As winter draws in, it’s super important that you’re not kept in the dark which is where a good selection of site lighting comes in. Question is, what’s the difference between all the different types? We explain…
Types of Site Lights
There’s a whole myriad of different site lights available to the average tradesman out there and it sure can be confusing picking the right one for the right job/environment/weather… it’s tiring to shine a light on the situation so you can make the right choice! So, as you can see below, we’ve listed all the types of site lights that are available…
Freestanding work lights
No doubt you’ll know of these sorts of lights as they are some of the most popular, flexible and portable lighting solutions out there. They’re designed to be tough and ready for the rigours of the worksite – just like their owners!
As they’re so popular, it’s no surprise that you can choose between the flexibility of cordless units or the more traditional 110v/240v corded models. The choice is wide in terms of features with LED lights, super-bright floodlights, low heat producing models and hangable lights that cover a lot of bases
As mentioned above, they’re very flexible and extremely portable so if you’re looking for a general purpose light to illuminate most environments then this is the right choice for you!
Over to the big boys! These non-nonsense spotlights are the classic style of site lighting that you find up and down the country. They spread their glow over a large area so for a particularly dark construction site, these floodlights will illuminate the entire area from above.
These style of lights use fluorescent tube bulbs which means that as well as being extremely bright and able to light ‘up’ a space, they’ve got a low energy output – more about bulbs later.
These lights are a great combination of Tripods and Freestanding as they’re easy to transport but are able to pack a real punch when lighting up a large area. They’re perfect for lighting up high ceilings so great for plasterers and other tradesmen who are working up in the eves.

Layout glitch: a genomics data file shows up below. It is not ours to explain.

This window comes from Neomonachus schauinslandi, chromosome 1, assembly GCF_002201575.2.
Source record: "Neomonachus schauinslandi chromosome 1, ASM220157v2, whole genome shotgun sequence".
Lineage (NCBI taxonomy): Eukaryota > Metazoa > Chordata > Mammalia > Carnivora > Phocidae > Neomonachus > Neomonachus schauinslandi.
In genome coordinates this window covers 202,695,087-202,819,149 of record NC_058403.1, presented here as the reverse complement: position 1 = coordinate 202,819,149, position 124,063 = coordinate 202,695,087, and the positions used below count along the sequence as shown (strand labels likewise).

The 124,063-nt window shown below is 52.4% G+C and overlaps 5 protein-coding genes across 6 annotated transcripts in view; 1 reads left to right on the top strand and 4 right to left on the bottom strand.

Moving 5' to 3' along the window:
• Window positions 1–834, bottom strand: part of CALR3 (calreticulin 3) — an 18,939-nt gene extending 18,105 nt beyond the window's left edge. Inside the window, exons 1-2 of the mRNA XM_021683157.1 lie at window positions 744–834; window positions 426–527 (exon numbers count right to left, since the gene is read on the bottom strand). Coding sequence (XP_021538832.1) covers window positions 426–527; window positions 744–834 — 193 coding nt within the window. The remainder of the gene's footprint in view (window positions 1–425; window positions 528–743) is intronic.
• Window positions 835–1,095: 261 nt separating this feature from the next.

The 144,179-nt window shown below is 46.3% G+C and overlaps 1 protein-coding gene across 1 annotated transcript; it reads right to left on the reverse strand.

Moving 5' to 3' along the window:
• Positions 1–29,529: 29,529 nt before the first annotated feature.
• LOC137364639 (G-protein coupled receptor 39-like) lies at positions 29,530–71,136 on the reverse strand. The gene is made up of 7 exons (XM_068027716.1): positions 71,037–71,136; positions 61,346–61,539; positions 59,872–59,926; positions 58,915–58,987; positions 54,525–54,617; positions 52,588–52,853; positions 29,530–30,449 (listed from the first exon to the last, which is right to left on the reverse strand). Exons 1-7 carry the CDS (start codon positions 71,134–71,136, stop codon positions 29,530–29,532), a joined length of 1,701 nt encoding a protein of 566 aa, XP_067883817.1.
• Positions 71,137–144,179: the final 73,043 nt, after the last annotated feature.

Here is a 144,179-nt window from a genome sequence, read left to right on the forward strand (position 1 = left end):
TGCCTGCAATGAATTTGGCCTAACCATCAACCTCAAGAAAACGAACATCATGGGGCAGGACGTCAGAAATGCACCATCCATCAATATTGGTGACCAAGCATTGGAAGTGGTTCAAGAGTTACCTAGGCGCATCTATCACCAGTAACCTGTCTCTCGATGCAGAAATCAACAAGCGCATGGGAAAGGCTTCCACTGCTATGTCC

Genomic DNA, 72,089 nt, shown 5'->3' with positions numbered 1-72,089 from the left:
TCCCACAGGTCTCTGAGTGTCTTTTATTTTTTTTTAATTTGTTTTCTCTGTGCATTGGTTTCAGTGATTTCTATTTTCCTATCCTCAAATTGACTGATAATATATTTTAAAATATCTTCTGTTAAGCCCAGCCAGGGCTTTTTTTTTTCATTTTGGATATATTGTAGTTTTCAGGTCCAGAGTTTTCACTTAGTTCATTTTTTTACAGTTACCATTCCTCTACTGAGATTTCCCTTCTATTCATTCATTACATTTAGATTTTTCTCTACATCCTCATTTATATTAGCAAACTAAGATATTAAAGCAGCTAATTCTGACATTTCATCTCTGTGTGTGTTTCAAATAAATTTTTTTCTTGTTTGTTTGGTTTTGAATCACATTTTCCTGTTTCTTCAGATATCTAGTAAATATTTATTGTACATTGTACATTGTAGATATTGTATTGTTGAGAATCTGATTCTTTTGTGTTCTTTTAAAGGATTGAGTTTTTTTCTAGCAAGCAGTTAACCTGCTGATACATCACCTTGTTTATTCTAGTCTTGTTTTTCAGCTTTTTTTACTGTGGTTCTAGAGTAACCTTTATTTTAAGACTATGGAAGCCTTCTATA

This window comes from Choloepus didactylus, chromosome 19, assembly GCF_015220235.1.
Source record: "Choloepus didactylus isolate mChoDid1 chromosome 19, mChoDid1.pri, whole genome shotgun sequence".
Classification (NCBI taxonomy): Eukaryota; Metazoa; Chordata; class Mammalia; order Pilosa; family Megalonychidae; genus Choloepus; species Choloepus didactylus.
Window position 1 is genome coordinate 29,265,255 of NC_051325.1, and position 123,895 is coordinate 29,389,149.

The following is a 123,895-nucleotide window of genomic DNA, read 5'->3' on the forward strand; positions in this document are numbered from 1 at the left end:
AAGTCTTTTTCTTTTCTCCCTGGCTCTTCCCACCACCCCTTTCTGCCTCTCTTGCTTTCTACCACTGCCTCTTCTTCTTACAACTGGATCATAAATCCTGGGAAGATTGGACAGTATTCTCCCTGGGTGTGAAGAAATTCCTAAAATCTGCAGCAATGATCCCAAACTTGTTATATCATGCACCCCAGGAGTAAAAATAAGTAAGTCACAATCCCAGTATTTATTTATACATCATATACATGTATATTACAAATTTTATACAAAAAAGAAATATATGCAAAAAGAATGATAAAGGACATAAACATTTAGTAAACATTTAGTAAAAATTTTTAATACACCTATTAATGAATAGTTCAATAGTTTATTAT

Need a large number of lights that can placed in a big space? Festoon lights are the way forward as these are a procession of lights all connected up so you can hang them in a line from one end of a space to another.
Perfect for illuminating a pitch-black hallway or corridor, they can be especially useful in showing tradesmen which way is out!
We all know what torches do, I’m pretty sure everyone reading this blog has used one so I wont insult your intelligence in explaining what these hand-held lights do.
Needless to say, it being such a common-or-garden item, torches are an essential item that means it’s worth getting the right one for you.
There’s plenty of different choices to look at from standard bulb to LED torches plus the variations on a theme such as head lamps and clamping lamps that give you the flexibility you need when working in various locations
To see what site lighting is on offer, just click through to our lighting section and let us illuminate you! So that’s the actual lighting units covered, I’m sure you’re pretty happy with that information… but wait! There’s more things to think about….
Types of Bulbs